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    Methanol dehydrogenase (MDH) is an enzyme used by certain bacteria for the oxidation of methanol to formaldehyde, which is a necessary metabolic reaction. The discovery of a lanthanide-dependent MDH reveals that lanthanide ions (Ln3+) have a role in biology. Two types of MDH exist in methane-utilizing bacteria: one that is Ca2+-dependent (MxaF) and another that is Ln3+-dependent. Given that the triply charged Ln3+ are strongly hydrated, it is not clear how preference for Ln3+ is manifested and if the Ca2+-dependent MxaF protein can also bind Ln3+ ions. A computational approach was used to estimate the Gibbs energy differences between the binding of Ln3+ and Ca2+ to MDH using density functional theory. The results show that both proteins bind La3+ with higher affinity than Ca2+, albeit with a more pronounced difference in the case of Ln3+-dependent MDH. Interestingly, the binding of heavier lanthanides is preferred over the binding of La3+, with Gd3+ showing the highest affinity for both proteins of all Ln3+ ions that were tested (La3+, Sm3+, Gd3+, Dy3+, and Lu3+). Energy decomposition analysis reveals that the higher affinity of La3+ than Ca2+ to MDH is due to stronger contributions of electrostatics and polarization, which overcome the high cost of desolvating the ion.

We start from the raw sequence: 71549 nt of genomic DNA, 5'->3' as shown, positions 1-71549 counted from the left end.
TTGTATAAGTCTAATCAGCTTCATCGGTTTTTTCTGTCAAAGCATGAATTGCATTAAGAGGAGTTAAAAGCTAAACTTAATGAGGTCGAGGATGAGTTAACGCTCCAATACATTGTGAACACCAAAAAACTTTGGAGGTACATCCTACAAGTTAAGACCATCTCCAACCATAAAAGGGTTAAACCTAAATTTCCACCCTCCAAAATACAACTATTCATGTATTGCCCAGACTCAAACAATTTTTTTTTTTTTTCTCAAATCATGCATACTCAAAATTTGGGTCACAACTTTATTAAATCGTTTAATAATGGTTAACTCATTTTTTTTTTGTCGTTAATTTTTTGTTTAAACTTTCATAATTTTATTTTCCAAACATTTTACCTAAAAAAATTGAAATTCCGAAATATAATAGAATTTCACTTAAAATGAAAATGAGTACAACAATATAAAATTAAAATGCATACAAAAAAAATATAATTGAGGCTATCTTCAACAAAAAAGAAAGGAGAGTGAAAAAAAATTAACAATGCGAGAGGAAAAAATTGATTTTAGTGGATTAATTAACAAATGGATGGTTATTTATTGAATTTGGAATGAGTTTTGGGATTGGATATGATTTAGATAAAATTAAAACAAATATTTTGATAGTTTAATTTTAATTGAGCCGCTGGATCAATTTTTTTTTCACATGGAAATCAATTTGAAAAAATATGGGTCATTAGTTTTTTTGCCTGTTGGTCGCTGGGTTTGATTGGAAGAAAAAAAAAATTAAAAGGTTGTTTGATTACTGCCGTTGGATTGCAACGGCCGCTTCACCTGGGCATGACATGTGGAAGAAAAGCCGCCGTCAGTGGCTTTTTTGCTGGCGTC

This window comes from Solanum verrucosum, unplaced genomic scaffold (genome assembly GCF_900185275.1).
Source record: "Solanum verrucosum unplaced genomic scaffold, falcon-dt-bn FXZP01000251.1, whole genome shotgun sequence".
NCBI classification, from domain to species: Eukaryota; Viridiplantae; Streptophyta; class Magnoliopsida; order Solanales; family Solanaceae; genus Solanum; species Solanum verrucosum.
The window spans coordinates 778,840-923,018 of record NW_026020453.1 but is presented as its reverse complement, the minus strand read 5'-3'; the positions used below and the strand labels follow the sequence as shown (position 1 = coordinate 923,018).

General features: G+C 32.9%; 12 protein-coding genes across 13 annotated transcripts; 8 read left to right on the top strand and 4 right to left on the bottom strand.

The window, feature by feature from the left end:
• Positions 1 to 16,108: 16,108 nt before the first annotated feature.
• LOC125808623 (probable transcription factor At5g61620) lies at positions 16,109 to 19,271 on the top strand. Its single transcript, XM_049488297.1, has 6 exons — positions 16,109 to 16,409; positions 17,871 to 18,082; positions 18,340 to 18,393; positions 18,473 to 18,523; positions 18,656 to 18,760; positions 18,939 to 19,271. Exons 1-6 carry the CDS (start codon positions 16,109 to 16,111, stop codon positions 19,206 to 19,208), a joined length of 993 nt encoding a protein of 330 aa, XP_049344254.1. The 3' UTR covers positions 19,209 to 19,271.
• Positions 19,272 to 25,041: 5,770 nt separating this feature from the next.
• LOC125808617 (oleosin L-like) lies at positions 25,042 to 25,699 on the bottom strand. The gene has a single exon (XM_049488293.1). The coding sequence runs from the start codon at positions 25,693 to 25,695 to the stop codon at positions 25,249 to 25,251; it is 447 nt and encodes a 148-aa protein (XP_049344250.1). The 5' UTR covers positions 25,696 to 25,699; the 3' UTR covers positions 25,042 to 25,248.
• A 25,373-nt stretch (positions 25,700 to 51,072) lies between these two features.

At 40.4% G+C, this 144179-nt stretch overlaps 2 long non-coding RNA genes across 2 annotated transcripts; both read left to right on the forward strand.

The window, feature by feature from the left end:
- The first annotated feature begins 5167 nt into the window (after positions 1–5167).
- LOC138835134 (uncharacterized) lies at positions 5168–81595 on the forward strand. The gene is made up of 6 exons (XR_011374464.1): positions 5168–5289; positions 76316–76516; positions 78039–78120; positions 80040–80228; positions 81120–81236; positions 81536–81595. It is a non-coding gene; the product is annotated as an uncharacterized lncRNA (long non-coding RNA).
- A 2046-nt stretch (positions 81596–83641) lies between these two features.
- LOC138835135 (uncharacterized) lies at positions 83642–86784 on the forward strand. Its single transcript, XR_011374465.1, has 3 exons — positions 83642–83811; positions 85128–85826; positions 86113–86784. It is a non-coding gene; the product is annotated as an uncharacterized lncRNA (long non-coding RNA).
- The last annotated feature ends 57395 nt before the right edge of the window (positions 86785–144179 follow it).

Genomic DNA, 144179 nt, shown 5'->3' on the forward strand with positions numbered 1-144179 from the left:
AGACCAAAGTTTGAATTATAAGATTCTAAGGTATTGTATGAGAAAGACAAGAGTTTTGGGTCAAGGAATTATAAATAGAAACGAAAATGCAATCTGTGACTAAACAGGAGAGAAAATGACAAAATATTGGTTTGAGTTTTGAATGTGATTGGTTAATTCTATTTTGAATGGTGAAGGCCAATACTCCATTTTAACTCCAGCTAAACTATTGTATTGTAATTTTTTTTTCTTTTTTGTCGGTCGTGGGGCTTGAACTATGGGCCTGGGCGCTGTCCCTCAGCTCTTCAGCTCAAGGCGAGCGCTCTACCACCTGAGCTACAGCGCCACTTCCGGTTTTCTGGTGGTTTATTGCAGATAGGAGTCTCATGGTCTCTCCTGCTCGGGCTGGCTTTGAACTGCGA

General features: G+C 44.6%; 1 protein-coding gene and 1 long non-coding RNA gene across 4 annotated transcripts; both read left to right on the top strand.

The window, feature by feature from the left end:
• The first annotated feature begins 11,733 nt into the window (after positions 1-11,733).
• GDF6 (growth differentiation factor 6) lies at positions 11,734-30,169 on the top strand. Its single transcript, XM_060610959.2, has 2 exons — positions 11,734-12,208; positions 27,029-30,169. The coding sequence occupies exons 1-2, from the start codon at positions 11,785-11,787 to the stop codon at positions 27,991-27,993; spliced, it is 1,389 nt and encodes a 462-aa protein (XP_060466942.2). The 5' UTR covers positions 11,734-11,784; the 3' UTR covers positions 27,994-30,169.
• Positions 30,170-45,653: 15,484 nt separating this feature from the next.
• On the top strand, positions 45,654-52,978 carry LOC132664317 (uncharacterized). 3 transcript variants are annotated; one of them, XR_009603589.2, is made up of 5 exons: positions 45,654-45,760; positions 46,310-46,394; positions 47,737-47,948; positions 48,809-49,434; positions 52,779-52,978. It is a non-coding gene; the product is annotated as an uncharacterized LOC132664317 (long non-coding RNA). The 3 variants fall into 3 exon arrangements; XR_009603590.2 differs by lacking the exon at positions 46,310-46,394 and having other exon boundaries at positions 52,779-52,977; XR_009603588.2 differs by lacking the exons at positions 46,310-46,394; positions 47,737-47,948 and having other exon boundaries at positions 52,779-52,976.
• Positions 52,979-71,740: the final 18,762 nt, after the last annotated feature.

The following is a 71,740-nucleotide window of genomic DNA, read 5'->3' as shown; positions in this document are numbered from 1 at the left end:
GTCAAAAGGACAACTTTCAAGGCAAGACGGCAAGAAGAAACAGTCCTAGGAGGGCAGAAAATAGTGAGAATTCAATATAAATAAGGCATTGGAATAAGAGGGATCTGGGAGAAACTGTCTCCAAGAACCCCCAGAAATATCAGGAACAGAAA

Ran Friedman. Preferential Binding of Lanthanides to Methanol Dehydrogenase Evaluated with Density Functional Theory. The journal of physical chemistry. B. 2021 Mar 11;125(9):2251-2257

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    PMID: 33645229

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